USA Today’s Bob Nightingale wrote the other day that, according to multiple MLB general managers, the Cleveland Guardians are the "perfect fit" for free-agent slugger J.D. Martinez. Since then, both the New York Mets and Los Angeles Angels have apparently emerged as the favorites to land Martinez, who’s coming off another strong season despite turning 36 years old last year.
The report, buried in an article about the Caribbean Series, came as a shock to many in the Guardians fandom orbit, as the team isn’t exactly known for shelling out any cash on free agency, and when they do (Josh Bell, Mike Zunino, Nick Swisher, Michael Bourn) it hasn’t exactly panned out for them.
It could just be that other GMs are looking at Cleveland’s current roster, see an obvious power vacuum outside of Josh Naylor and José Ramírez and recognize the unproven outfield talent that the Guardians currently possess. Maybe Nightingale’s report will become the knight in shining armor leading the charge to a legitimate free-agent signing late in what’s been a relatively slow offseason. In his one season with the Los Angeles Dodgers, Martinez slashed .271/.321/.572 with 33 home runs and 103 RBIs, good enough to earn him a spot in the All-Star Game for the sixth time in his big-league career.
But the Dodgers, who handed out generational contracts to Shohei Ohtani and Yoshinobu Yamamoto while re-signing Tyler Glasnow to a long-term deal, didn’t really need to re-sign a veteran outfielder. So they let Martinez walk, and while he was initially projected to garner contract offers in the neighborhood of two years and $40 million, Martinez still finds himself without a home less than two weeks away from when pitchers and catchers report to spring training. He’s projected by Baseball Reference to see a clear dip in production, but is still projected to have 22 home runs and 76 RBIs.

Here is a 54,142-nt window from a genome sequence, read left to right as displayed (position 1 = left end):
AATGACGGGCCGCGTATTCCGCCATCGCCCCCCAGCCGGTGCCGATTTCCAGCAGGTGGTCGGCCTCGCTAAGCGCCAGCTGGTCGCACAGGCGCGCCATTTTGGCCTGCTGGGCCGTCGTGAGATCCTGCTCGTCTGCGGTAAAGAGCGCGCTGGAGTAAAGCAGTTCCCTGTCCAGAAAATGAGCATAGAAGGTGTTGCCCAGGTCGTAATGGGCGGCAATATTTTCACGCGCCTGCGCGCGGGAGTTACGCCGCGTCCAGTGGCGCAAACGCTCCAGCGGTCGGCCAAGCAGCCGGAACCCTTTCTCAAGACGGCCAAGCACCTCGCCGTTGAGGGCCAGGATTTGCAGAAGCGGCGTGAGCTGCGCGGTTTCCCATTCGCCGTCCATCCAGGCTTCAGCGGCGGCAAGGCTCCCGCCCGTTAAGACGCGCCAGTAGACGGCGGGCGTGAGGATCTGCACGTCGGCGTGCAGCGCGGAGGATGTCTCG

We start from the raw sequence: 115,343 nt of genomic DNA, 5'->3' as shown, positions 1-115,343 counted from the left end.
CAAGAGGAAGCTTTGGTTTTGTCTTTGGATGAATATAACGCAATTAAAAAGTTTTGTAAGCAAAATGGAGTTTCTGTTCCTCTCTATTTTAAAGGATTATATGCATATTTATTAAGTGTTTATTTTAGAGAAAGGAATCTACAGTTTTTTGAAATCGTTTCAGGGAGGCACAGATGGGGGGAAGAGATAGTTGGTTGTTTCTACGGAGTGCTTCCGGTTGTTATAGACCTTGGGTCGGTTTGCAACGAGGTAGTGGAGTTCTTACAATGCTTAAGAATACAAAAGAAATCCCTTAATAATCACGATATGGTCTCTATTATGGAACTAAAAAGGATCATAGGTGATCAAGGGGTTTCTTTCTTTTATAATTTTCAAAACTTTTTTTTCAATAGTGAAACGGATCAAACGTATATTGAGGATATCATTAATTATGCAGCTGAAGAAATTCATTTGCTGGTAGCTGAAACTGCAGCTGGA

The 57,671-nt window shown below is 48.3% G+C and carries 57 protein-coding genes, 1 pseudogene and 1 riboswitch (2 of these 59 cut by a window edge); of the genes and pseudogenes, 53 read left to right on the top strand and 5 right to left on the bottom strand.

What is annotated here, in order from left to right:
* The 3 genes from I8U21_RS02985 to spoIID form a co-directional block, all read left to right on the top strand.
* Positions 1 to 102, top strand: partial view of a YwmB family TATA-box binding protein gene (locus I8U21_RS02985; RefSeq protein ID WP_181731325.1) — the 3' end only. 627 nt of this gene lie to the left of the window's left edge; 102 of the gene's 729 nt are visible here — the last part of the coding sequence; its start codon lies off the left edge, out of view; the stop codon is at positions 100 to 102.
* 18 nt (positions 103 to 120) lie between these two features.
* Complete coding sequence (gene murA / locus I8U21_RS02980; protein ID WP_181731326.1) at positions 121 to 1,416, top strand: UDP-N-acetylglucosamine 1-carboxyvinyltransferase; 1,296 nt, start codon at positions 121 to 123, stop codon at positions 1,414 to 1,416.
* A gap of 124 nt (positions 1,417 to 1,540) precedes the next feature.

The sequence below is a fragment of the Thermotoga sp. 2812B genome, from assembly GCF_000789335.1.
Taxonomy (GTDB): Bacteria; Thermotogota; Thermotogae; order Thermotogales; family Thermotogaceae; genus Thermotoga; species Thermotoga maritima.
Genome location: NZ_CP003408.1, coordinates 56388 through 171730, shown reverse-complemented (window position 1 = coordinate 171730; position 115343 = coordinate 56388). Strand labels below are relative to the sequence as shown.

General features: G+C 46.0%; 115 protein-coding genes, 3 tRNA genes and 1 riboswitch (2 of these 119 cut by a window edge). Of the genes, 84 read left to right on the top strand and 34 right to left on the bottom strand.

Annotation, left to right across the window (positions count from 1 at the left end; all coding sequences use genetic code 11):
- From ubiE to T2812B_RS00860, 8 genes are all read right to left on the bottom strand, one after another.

If that projection were to hold and Martinez donned a Guardians uniform next year, he’d be the first Cleveland outfielder to surpass the 20 home-run mark since Shin-Soo Choo in 2010. I think if the Guardians can wrestle him down in the market of $10-12 million on a one-year deal, he’d be the perfect addition to this lineup that we’ve all been begging for. His addition doesn’t hurt the long-term development of Cleveland’s outfielders while providing one of the youngest teams in baseball veteran experience that will be vital if the club wants to gun for an outside chance at a playoff spot.